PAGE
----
The Good Funeral Guide Blog

The modern funeral is a grief-bypass procedure?

Friday, 20 May 2016



Stewart Dakers is a 76 year-old voluntary community worker with a weekly column in the Guardian. He wrote a piece in last week’s Spectator about funerals. Here’s a taster:

Funerals ain’t what they used to be. Today’s emphasis is more on celebrating a life past than honouring the future of a soul. While I am not averse to a celebratory element, the funeral is morphing into a spiritually weightless bless-fest. This was brought home to me last week at the funeral of Enid, a lady I knew only through our mutual attendance at bingo in the community centre.

I was uncomfortable from the moment we gathered outside the church, where my sombre suit set me apart from the Technicolor crowd of family and friends. The atmosphere was more akin to a wedding, even a hen do, than a funeral, the air drenched in perfume and aftershave. Inside, there was pew-to-pew chatter, wall-to-wall music (Robbie Williams’s ‘Angels’, inevitably), not a single moment of silence, and not a single sacred song, let alone a prayer (an inaccurately mumbled Lord’s Prayer excepted). There were two readings, one by a grand-niece of perhaps eight, snivelling, bless, a poem about being only next door; then a nephew offering a eulogy, the main point of which was that his aunt had been a keen gardener ‘and she will plant her flowers in heaven’.

I know I shouldn’t sneer. Religion, the Anglican version anyhow, is a broad church with a wide liturgical spectrum. But I could not help feeling that such celebration missed the point. It somehow connected with a virtual life rather than a real death. It was spiritual displacement activity.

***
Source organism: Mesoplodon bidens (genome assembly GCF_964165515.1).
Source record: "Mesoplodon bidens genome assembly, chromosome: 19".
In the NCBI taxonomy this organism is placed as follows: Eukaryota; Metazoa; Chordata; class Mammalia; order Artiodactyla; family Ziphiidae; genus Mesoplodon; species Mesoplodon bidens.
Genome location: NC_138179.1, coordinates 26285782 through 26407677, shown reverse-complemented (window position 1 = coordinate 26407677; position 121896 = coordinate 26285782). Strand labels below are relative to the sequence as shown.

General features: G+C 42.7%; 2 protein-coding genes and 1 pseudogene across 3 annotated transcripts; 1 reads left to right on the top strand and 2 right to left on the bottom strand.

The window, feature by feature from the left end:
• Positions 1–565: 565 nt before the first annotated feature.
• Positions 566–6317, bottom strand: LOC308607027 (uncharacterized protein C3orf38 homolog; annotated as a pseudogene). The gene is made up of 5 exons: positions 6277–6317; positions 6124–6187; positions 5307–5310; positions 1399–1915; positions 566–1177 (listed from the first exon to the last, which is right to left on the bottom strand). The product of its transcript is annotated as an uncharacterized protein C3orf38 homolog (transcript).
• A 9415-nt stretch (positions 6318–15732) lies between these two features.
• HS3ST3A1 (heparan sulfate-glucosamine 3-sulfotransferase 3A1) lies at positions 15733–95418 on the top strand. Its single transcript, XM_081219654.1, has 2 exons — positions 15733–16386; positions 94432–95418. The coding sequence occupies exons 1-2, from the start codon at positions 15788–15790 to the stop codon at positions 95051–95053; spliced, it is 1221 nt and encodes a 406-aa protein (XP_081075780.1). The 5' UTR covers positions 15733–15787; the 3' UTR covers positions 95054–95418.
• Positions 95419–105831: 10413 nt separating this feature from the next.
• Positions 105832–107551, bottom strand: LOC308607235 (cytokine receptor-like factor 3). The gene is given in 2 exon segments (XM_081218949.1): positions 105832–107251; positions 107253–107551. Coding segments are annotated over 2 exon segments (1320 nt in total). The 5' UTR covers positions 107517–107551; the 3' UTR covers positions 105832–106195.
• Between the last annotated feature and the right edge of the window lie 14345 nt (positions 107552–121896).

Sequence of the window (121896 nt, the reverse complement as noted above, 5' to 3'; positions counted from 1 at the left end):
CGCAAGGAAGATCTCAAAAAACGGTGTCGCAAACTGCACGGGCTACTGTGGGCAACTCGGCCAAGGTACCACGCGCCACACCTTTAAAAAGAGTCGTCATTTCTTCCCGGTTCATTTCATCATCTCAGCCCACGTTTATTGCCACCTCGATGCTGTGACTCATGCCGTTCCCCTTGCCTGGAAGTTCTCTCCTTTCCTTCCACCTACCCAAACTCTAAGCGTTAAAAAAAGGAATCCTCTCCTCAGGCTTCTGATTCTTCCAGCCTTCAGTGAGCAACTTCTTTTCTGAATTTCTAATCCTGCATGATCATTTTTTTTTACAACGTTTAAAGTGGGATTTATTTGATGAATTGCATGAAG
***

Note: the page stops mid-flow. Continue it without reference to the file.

You can read the rest of the article by clicking here.


14 comments on “The modern funeral is a grief-bypass procedure?

  1. Charles Cowling

    Wednesday 25th May 2016 at 2:41 pm

    Mike, that’s a very interesting point you make about the Puritan funeral. In Britain the Directory of Public Worship (1644) ordained:

    “When any person departeth this life, let the dead body, upon the day of burial, be decently attended from the house to the place appointed for public burial, and there be immediately interred, without any ceremony.”

    This has a lot in common with present-day direct disposal and is consistent, I suppose, with an understanding of the status of the corpse, the Puritan view being: there’s nothing more you can do for this person, it’s between them and God. The direct cremationist’s view is likely to be that the vital essence has left the corpse, which is now just so much carcass, so why a funeral? S/he won’t be there. It may alternatively be the case that they can’t see what a funeral can do that cannot be achieved by other means. Whether or not the minimalist option of direct cremation will be followed by a reinvention of the funeral is open to question, but it’s intriguing to think that this might be the outcome. I hadn’t considered it in those terms! What’s certain, of course, is that ‘premature/’ deaths will go on being marked by funerals. There’s been no abatement of them. I think the death of a very old person needs no more than a little coda, often; but a young person well merits a hullaballoo.

  2. Tuesday 24th May 2016 at 11:03 pm